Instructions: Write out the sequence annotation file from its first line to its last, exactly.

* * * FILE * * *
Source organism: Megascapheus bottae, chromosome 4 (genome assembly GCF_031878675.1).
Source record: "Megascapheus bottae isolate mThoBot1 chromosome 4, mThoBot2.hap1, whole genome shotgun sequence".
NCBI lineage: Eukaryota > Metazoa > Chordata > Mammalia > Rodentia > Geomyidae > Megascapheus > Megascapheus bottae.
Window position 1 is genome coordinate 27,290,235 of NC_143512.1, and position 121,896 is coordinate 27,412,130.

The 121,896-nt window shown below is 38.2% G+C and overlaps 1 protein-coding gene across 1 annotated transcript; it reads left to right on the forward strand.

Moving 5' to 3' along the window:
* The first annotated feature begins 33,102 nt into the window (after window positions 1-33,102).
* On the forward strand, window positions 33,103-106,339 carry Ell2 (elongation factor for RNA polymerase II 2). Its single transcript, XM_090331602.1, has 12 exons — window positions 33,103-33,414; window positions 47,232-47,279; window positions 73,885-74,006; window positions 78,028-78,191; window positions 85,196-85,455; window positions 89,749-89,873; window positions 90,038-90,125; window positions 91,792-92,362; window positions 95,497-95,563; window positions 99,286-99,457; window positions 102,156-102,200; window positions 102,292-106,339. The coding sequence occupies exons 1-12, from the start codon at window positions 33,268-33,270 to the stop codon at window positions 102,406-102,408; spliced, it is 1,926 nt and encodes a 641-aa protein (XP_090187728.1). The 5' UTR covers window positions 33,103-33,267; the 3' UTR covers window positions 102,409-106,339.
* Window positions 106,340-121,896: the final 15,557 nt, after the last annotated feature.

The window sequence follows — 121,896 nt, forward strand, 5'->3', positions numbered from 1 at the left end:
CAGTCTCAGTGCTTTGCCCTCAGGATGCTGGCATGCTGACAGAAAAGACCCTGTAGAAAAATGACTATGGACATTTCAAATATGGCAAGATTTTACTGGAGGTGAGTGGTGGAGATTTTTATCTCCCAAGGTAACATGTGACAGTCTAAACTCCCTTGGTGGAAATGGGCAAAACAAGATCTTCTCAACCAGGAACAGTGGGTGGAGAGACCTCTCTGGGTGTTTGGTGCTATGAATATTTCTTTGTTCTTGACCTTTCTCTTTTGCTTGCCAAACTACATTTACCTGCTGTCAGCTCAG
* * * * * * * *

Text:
Source organism: Megascapheus bottae, chromosome 4 (genome assembly GCF_031878675.1).
Source record: "Megascapheus bottae isolate mThoBot1 chromosome 4, mThoBot2.hap1, whole genome shotgun sequence".
NCBI lineage: Eukaryota > Metazoa > Chordata > Mammalia > Rodentia > Geomyidae > Megascapheus > Megascapheus bottae.
Window position 1 is genome coordinate 27,290,235 of NC_143512.1, and position 121,896 is coordinate 27,412,130.

The 121,896-nt window shown below is 38.2% G+C and overlaps 1 protein-coding gene across 1 annotated transcript; it reads left to right on the forward strand.

Moving 5' to 3' along the window:
* The first annotated feature begins 33,102 nt into the window (after window positions 1-33,102).
* On the forward strand, window positions 33,103-106,339 carry Ell2 (elongation factor for RNA polymerase II 2). Its single transcript, XM_090331602.1, has 12 exons — window positions 33,103-33,414; window positions 47,232-47,279; window positions 73,885-74,006; window positions 78,028-78,191; window positions 85,196-85,455; window positions 89,749-89,873; window positions 90,038-90,125; window positions 91,792-92,362; window positions 95,497-95,563; window positions 99,286-99,457; window positions 102,156-102,200; window positions 102,292-106,339. The coding sequence occupies exons 1-12, from the start codon at window positions 33,268-33,270 to the stop codon at window positions 102,406-102,408; spliced, it is 1,926 nt and encodes a 641-aa protein (XP_090187728.1). The 5' UTR covers window positions 33,103-33,267; the 3' UTR covers window positions 102,409-106,339.
* Window positions 106,340-121,896: the final 15,557 nt, after the last annotated feature.

The window sequence follows — 121,896 nt, forward strand, 5'->3', positions numbered from 1 at the left end:
CAGTCTCAGTGCTTTGCCCTCAGGATGCTGGCATGCTGACAGAAAAGACCCTGTAGAAAAATGACTATGGACATTTCAAATATGGCAAGATTTTACTGGAGGTGAGTGGTGGAGATTTTTATCTCCCAAGGTAACATGTGACAGTCTAAACTCCCTTGGTGGAAATGGGCAAAACAAGATCTTCTCAACCAGGAACAGTGGGTGGAGAGACCTCTCTGGGTGTTTGGTGCTATGAATATTTCTTTGTTCTTGACCTTTCTCTTTTGCTTGCCAAACTACATTTACCTGCTGTCAGCTCAG